Our Life Together, part 3
by Sylvia French Waack
As spring began to come. we had another Campus Day with free time. During the times of our working together, I finally agreed for him to ask the matron for date time. We were assigned the library for our dates.
It was not long until he asked me to marry him. I had had so much heartache with Mother disapproving of my marrying Glidden, that I had made up my mind I would never agree to marry any one that my parents did not approve of. So I told him, “No,” not until my parents would accept him. He wrote Daddy, but Daddy wrote back that he did not know Chester well enough to agree to our getting married.
With the Easter Holiday coming up, I asked Chester to drive Vera, Martha and me home, with a chaperone, the soon to be Mrs. Wallace Bragg. He was most happy to do that. We all had a very nice time.
In the meantime Mother had taken the problem of our getting married to our pastor at Faith Tabernacle, Rev. W. T. Garvin. He told her he thought it was of the Lord, that we made a beautiful couple; that Chester would perk Sylvia up and Sylvia would help to hold Chester down. So she was pretty well won over by the time we got home and she and Daddy gave us their consent for us to be married.
On our date time, April 3rd, Mother and Daddy’s wedding anniversary, I told Chester that I would marry him. Then in May, the night before the Senior Picnic, Chester gave me an engagement ring. He had just put it on my finger and had his arm around me, and we were both looking at the ring, when Sister Atkinson, one of the faculty, walked into the library. She backed out real quickly, and I am sure she thought we did not see her. But Chester said, she really kept her eye on him all the next day at the picnic.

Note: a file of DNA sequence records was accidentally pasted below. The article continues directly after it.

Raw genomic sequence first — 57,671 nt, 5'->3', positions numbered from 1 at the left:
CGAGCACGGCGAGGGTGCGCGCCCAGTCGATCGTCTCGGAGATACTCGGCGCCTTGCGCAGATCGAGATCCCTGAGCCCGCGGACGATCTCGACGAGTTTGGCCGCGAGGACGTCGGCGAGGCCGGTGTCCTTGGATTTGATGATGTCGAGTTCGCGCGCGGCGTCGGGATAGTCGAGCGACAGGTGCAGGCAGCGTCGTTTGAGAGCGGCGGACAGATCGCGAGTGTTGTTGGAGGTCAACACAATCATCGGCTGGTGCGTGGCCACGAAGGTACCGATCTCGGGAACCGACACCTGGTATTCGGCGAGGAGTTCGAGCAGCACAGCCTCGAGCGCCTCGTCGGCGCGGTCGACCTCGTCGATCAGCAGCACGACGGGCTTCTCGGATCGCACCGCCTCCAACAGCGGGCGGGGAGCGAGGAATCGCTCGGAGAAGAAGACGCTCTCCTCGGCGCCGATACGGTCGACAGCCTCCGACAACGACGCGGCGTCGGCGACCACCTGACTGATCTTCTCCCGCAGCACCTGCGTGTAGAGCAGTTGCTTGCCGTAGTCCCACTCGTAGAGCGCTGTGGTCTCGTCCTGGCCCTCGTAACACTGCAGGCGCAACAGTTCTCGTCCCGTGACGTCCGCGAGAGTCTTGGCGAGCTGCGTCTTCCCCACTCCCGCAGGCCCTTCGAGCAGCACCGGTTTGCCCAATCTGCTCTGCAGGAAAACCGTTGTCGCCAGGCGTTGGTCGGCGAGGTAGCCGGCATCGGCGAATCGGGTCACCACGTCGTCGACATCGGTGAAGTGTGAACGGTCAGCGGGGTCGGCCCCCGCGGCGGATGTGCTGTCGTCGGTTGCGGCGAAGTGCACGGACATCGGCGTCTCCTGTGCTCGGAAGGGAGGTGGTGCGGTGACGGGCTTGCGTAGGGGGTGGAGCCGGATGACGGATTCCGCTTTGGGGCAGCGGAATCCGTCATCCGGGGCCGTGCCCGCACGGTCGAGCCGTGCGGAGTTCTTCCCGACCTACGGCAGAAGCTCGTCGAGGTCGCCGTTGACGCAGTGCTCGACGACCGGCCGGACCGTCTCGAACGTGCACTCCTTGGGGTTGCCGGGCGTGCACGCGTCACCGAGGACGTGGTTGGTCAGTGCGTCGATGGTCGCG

School was soon over and we parted. Chester going to Illinois to take a little church pastorate and me back home.
Mother worked at Murdy’s combination grocery, meat, hardware and dry goods store to help out with the groceries and clothing for the family. Daddy’s income was from his brass and aluminum shop, which he had built on the back of our lot and then later built a new building on the lot East of our home. Since it was the depression and he had very little, or practically no work, he and Glidden had teamed up together to do any kind of work they could find: window washing, gardening, repair work of any type. So it became very obvious to me that I could not return to school the coming fall.
Chester and I had discussed a fall wedding, but Mother would not hear to that. If we were bound and determined (as she put it) to get married, then she wanted a summer wedding while the summer flowers were blooming. She was always so good at working with flowers. She had planned numerous weddings for the girls in the churches where they attended. So she had her way. We decided on July 20th for the wedding.
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